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by:pjknibbs
ID: 6882007
The odds are that if you have hardware which hasn't yet got Win2K drivers (which will generally also work on XP, BTW), then the hardware never WILL have Win2K drivers--they've had nearly two years to produce them, after all! As for applications, I'd say the only apps you'd be likely to have problems with are old 16-bit Windows 3.1 apps (they do still exist, amazingly enough), anything which uses DirectDraw, and anything hitting the hardware at a low level such as CD burning software. 99% of applications don't fit into either category and are likely to work fine--for example, we have XP boxes running Photoshop 6, Illustrator 10, Office 2000, Microsoft Visual Studio 6 and .NET, the entire suite of NT 4 domain administration tools...the list goes on.
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by:esc_toe_account
ID: 6882524
Any known reference on what applications are working well with XP? (Happy to add/share points on this question!)
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by:WiZaRd
ID: 6884496
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by:gsn
ID: 6884559
as for XP Home vs. XP Pro look at there ver informative site:

http://www.microsoft.com/windowsxp/pro/evaluation/features.asp
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by:Longbow
ID: 6885587
Here are all the reasons you need to swap to Windows XP
They speek about performances and extras of XP

http://www.computerzonenc.com/windows_xp.htm

About applications : i use an old DOS software from 1992.
It works perfectly with XP.
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by:WiZaRd
ID: 6886008
If you want stability then XP Pro is the way to go.
I have been running it (upgrade from ME) for several weeks now and (in answer to Q5) have had no error messages to relate any experience from. That's right a Windows system running for several weeks without a single error message (believe it or not!!!)

Have gone from sceptical to actively recommending in a couple of months.
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by:esc_toe_account
ID: 6886417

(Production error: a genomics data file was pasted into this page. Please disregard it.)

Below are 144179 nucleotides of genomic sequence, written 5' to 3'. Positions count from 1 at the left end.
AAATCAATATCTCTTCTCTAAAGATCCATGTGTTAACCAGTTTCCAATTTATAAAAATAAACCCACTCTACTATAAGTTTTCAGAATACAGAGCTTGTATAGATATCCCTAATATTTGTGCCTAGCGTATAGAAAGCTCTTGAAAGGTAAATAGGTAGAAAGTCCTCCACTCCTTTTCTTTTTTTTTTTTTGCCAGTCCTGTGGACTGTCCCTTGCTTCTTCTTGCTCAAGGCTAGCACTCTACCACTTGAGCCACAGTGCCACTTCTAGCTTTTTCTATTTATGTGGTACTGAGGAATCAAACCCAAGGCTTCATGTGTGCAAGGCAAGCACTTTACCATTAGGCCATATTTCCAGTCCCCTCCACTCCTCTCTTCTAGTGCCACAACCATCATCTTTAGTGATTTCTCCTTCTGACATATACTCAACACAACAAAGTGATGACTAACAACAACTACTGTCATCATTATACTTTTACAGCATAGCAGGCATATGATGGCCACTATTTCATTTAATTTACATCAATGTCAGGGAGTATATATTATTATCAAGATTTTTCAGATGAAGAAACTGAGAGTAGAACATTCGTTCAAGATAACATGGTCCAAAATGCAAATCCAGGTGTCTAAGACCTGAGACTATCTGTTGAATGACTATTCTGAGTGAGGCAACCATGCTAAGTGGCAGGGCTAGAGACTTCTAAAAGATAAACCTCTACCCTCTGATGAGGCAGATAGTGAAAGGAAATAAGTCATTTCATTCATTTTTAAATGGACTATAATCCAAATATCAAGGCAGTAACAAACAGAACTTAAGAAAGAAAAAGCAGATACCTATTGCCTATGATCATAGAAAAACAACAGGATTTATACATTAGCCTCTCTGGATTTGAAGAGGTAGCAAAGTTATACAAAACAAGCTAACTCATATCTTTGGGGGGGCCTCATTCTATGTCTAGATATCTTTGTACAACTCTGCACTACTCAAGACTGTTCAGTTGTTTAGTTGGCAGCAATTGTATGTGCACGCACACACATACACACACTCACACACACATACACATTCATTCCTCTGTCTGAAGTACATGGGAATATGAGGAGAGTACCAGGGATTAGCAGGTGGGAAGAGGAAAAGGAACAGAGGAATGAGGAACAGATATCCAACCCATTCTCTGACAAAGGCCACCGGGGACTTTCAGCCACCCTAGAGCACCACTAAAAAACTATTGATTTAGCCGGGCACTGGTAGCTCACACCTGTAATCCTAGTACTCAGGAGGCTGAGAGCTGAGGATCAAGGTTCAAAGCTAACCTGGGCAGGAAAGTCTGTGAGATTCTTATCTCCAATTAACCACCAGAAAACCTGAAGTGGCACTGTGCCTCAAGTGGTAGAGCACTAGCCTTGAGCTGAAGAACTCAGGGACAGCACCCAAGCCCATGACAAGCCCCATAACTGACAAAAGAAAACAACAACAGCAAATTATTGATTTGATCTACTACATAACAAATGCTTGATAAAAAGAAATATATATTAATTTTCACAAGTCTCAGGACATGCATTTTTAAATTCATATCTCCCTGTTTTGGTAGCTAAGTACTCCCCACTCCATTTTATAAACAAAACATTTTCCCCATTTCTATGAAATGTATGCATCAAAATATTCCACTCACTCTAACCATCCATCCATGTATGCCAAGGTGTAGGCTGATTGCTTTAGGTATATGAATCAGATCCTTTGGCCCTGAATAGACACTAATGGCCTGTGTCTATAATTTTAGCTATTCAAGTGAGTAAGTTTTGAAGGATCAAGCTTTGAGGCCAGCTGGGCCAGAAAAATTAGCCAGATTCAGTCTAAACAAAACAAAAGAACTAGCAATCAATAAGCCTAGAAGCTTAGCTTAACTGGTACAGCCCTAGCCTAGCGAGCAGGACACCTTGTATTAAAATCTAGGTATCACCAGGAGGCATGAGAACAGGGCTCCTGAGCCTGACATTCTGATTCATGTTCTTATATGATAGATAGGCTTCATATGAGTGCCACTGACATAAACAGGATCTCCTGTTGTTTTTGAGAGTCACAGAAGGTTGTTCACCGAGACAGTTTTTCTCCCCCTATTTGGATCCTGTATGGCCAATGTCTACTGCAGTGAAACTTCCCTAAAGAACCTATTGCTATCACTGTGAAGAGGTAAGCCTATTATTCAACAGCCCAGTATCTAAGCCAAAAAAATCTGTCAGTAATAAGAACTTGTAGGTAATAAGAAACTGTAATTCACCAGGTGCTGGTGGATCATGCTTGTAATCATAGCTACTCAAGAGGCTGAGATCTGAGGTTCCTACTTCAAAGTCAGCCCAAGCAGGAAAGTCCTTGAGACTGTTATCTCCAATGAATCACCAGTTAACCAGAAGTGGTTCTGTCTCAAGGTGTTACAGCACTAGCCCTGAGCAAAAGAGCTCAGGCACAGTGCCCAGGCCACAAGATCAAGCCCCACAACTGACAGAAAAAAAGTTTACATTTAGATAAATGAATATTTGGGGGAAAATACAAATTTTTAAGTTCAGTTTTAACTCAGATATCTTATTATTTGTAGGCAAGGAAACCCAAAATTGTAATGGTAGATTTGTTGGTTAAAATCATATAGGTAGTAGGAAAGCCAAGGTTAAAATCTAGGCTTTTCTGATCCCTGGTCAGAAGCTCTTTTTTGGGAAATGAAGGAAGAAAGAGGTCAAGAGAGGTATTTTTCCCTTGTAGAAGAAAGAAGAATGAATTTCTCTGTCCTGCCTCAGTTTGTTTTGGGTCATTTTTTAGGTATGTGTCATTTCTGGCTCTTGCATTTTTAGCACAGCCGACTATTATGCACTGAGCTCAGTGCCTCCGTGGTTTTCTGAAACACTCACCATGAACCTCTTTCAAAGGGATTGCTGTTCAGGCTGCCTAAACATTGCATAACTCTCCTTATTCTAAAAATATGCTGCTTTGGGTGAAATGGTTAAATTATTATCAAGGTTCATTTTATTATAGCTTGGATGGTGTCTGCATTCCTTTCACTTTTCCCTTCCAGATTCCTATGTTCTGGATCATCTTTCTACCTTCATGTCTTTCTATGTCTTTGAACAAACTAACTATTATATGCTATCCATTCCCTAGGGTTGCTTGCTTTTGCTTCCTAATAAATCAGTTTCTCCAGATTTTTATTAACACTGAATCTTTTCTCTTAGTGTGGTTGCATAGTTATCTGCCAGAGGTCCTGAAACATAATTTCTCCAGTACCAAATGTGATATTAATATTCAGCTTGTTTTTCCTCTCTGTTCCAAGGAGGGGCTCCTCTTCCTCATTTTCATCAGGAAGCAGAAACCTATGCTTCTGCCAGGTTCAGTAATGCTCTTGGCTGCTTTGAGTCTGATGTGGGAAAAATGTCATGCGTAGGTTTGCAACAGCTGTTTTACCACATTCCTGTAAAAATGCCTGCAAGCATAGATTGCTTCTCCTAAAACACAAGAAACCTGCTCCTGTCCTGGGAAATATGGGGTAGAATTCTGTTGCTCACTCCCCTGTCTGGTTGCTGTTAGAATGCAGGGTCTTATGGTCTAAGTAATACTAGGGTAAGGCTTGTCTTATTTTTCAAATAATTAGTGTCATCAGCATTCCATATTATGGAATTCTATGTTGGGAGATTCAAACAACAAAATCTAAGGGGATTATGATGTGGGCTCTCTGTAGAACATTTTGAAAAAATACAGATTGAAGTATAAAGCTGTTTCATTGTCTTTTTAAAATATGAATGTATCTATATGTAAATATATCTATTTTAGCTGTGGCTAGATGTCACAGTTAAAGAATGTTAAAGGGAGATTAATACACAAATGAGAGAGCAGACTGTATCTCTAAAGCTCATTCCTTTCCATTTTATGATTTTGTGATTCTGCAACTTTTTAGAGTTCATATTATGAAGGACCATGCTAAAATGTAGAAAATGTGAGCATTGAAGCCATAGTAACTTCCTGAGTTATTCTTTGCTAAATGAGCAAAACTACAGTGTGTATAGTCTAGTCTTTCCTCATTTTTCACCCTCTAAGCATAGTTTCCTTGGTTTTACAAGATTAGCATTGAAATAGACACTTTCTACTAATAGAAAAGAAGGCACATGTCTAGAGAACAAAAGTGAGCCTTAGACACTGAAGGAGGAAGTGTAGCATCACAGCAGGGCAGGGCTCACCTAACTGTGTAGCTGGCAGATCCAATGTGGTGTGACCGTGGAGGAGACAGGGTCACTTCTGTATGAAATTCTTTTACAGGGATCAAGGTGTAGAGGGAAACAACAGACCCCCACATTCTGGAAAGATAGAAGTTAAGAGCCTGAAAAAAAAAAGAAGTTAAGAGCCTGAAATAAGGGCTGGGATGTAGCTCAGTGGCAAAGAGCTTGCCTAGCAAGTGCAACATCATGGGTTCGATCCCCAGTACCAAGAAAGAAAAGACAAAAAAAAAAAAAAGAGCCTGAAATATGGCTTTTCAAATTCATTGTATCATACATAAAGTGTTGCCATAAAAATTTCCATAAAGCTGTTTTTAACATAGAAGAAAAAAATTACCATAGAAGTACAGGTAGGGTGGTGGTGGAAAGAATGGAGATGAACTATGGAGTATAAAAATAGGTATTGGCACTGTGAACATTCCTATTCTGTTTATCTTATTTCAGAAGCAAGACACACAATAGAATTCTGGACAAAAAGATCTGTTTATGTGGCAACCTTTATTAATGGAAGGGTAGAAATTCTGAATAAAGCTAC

ME and all previous non-NTs are unstable, we know.
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by:GUEEN
ID: 6887028
Easier to set up
Files/Settings Transfer wizard
File and Folder tasks in Explorer
Adjust/View DMA settings
Disable System Restore Drive monitoring
Lock toolbars
recent programs highted on Start Menu
Hide inactive taskbar items
Compatibility Modes
Remote Desktop w/installer for NT/98 on XP CD
CD autoplay/display contents
Time synchronization with Internet time server
Immediate notification of invalid characters while typing a filename


More Ino:
Lab Report: Windows XP Easier and Faster to Use
http://www.microsoft.com/windowsxp/pro/evaluation/whyupgrade/usability.asp

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by:esc_toe_account
ID: 6887282
Thanks for the links, gsn, Longbow and shekerra!
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by:SunBow
ID: 6890288
> (5) XP has more "user friendly" error messages, some say. Comments?

thus far I'd say w2k crashes less than earlier version, but still locks up, while XP does less of that too, but programs/windows often disappear leaving no message. I am not so sure that is really user friendly, I'd almost prefer BSOD except for the reboot time involved.

> (1) Is it true there is no upgrade (vs clean install) path to XP, only to Win2K?

yes. and no upgrade path from XP either, even to a better ver of XP. <scratching head>

> (6) Is non "Pro" version an option?
no, not for business (imo)

> (3) Is there an upcoming service pack for either we should wait for before testing?

no. upcoming has no end in sight for either

> (4) Security concerns with XP being newer .. should we wait for future problems to come to light?

personal taste. 50/50 on 'light'. But I'd give a balance of security as a concern, treating them as equals.

I dunno, I think for business you can buy XP and the CD will let you install either 2k or XP, so you can compare. But I dunno on licensing issues, having open questions of my own.
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by:esc_toe_account
ID: 6891019
-------------------------------
(1) Is it true there is no upgrade (vs clean install) path to XP, only to Win2K?
-----Sunbow-------------------
yes.
-----pjknibbs-----------------
No, it isn't true--you can upgrade 98 to XP with no problems. (You might get better success rates
upgrading 2K to XP than 98 to XP, but this is because 2000 is much more similar to XP than 98 is).
-------------------------------

Is there an "upgrade" CD that works or not? Should I expect high fail rates?
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by:pjknibbs
ID: 6893380
There are two versions of any XP variant--the update from a previous version CD and the full install CD. I would personally get the full install CD--you can still use it for an upgrade, and it has the advantage of not needing a prior OS to be installed should you want to reinstall the machine at some future date.

As for failure rates, I don't see why they should be any worse than for previous Windows upgrades. However, I always take the opportunity when upgrading an OS of doing a clean install, because Windows tends to collect an awful lot of rubbish over time and it tends to run a lot better after a clean install.
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by:Longbow
ID: 6895980
esc_toe_account,

A clean of XP or any new OS is still better.
Backup first your files.
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by:esc_toe_account
ID: 6913217
Thanks to everyone for their help! See points (new questions) for:
• mikecr
• SunBow
• shekerra
• Longbow
• gsn
• WiZaRd